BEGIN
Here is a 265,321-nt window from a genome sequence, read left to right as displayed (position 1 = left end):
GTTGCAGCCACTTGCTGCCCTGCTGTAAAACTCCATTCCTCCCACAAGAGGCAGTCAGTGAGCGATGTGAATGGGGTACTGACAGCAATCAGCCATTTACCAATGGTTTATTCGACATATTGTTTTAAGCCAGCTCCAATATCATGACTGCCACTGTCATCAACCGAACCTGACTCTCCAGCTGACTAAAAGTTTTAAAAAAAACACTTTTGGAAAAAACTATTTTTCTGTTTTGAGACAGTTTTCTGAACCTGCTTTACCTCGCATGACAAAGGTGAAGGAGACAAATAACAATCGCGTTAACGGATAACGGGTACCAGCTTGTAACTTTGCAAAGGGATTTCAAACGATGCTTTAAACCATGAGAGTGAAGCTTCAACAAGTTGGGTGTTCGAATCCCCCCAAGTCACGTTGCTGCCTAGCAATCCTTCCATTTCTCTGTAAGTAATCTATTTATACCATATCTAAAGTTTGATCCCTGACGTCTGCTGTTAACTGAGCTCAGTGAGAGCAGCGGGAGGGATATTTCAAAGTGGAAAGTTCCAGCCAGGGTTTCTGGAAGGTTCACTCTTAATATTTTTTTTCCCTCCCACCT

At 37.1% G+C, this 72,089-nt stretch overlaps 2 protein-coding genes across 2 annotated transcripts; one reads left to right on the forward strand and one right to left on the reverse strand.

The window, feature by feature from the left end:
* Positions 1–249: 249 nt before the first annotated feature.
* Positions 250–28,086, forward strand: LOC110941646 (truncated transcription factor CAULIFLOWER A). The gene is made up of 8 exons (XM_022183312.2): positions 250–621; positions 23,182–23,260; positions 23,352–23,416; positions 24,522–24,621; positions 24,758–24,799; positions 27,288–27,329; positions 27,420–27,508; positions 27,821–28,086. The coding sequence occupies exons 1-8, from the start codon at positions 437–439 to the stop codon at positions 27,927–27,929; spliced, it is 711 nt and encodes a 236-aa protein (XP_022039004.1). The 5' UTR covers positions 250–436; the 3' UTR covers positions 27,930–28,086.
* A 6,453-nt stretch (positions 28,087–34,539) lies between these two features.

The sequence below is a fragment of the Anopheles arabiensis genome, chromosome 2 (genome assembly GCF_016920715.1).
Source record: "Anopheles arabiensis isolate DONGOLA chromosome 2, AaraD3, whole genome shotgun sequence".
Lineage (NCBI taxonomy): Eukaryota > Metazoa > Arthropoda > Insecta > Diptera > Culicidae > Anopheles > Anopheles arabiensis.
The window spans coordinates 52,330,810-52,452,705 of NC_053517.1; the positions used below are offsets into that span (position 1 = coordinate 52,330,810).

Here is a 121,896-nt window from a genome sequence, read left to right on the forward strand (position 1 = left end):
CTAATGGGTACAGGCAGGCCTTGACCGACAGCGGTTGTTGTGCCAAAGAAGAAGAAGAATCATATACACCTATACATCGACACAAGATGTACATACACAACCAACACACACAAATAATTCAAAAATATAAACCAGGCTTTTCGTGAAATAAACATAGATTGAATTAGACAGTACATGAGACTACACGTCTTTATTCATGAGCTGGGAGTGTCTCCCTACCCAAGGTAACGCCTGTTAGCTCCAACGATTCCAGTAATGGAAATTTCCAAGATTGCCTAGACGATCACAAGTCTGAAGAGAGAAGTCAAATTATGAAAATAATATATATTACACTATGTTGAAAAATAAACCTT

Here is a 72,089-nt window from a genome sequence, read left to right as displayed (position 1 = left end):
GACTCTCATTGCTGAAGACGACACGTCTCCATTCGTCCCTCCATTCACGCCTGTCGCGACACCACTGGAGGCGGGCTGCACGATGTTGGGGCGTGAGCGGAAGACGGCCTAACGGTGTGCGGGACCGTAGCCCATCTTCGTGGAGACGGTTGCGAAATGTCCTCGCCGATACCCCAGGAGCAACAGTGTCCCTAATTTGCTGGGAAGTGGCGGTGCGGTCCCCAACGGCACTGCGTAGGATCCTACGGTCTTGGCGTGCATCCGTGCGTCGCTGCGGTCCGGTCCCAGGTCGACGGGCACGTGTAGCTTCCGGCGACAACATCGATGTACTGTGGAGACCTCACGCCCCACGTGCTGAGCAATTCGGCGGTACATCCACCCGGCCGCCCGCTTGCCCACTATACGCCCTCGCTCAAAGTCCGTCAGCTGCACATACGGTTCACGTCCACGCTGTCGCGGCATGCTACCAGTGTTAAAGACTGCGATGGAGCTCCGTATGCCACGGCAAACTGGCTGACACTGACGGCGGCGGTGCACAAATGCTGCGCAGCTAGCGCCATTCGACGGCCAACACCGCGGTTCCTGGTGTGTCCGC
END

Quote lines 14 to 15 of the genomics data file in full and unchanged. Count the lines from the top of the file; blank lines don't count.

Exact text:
Here is a 72,089-nt window from a genome sequence, read left to right as displayed (position 1 = left end):
GACTCTCATTGCTGAAGACGACACGTCTCCATTCGTCCCTCCATTCACGCCTGTCGCGACACCACTGGAGGCGGGCTGCACGATGTTGGGGCGTGAGCGGAAGACGGCCTAACGGTGTGCGGGACCGTAGCCCATCTTCGTGGAGACGGTTGCGAAATGTCCTCGCCGATACCCCAGGAGCAACAGTGTCCCTAATTTGCTGGGAAGTGGCGGTGCGGTCCCCAACGGCACTGCGTAGGATCCTACGGTCTTGGCGTGCATCCGTGCGTCGCTGCGGTCCGGTCCCAGGTCGACGGGCACGTGTAGCTTCCGGCGACAACATCGATGTACTGTGGAGACCTCACGCCCCACGTGCTGAGCAATTCGGCGGTACATCCACCCGGCCGCCCGCTTGCCCACTATACGCCCTCGCTCAAAGTCCGTCAGCTGCACATACGGTTCACGTCCACGCTGTCGCGGCATGCTACCAGTGTTAAAGACTGCGATGGAGCTCCGTATGCCACGGCAAACTGGCTGACACTGACGGCGGCGGTGCACAAATGCTGCGCAGCTAGCGCCATTCGACGGCCAACACCGCGGTTCCTGGTGTGTCCGC